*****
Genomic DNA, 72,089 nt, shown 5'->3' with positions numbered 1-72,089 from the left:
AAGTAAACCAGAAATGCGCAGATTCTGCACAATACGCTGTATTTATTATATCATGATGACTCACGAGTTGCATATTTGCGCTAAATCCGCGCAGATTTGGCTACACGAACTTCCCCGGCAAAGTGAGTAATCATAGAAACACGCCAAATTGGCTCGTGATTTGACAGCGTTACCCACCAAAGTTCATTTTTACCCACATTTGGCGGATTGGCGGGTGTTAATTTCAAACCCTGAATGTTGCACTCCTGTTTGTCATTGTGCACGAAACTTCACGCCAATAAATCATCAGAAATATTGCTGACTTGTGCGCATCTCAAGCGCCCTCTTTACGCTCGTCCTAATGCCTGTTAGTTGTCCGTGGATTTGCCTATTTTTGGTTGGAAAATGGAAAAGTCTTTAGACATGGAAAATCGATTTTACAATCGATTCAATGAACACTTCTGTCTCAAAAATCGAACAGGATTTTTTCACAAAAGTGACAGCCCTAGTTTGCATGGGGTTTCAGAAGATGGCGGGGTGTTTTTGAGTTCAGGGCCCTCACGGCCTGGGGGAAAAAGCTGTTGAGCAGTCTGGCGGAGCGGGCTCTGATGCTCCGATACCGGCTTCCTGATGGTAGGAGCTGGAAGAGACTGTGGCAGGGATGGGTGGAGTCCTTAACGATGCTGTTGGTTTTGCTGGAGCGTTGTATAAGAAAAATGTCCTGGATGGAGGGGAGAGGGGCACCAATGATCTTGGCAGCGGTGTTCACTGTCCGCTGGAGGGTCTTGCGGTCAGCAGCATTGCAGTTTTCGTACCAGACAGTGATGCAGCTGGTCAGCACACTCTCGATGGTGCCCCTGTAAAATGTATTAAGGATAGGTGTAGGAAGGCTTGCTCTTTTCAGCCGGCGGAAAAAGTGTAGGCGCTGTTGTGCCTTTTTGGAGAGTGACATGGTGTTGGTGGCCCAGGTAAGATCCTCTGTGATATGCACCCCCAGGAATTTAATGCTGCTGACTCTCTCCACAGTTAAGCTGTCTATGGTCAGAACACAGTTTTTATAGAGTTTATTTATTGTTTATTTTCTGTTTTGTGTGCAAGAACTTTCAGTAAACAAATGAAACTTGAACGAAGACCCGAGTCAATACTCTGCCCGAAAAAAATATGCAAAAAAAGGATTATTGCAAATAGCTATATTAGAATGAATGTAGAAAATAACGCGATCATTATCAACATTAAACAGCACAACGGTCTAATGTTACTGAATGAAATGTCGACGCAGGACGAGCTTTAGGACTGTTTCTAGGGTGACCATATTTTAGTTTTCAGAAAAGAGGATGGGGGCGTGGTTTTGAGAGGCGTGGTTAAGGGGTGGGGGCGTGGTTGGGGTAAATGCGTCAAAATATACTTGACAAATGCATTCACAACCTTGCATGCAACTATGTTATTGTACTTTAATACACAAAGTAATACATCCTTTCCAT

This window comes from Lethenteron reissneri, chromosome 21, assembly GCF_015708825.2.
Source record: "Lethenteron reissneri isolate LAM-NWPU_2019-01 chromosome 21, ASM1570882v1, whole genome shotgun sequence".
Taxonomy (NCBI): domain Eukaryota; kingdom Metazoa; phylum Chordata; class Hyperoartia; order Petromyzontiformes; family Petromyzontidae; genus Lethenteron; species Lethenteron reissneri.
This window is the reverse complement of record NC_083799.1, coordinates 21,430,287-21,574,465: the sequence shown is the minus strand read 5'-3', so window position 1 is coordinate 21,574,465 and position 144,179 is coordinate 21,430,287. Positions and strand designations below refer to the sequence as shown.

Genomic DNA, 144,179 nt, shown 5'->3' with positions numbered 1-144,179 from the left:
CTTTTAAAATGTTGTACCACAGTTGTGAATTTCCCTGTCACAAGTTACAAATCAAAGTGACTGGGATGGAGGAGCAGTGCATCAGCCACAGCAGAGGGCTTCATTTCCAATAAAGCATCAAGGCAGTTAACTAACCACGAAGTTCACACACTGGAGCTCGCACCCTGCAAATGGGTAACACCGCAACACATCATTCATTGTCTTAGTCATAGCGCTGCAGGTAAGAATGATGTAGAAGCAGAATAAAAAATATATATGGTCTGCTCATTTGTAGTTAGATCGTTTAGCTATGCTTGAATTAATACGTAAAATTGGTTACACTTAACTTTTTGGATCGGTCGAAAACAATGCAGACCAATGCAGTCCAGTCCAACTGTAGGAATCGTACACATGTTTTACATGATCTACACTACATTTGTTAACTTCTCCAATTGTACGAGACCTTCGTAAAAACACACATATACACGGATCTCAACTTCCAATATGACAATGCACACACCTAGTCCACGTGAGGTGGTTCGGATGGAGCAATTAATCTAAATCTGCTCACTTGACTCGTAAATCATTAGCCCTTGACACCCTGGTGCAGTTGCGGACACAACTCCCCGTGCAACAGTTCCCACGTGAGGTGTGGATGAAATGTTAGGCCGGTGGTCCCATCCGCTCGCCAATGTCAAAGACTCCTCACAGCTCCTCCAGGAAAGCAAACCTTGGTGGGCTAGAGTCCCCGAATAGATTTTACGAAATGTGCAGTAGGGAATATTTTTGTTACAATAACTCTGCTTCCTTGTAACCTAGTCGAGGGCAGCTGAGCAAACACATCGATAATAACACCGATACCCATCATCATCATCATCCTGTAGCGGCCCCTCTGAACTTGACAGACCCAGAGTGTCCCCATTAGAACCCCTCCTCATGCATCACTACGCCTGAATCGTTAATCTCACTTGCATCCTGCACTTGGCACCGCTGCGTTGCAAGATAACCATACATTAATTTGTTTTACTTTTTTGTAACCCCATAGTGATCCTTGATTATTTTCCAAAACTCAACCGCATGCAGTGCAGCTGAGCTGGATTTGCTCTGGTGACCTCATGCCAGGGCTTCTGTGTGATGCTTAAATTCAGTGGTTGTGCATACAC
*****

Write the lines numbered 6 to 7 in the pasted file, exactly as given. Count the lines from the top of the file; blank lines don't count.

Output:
This window is the reverse complement of record NC_083799.1, coordinates 21,430,287-21,574,465: the sequence shown is the minus strand read 5'-3', so window position 1 is coordinate 21,574,465 and position 144,179 is coordinate 21,430,287. Positions and strand designations below refer to the sequence as shown.

Genomic DNA, 144,179 nt, shown 5'->3' with positions numbered 1-144,179 from the left: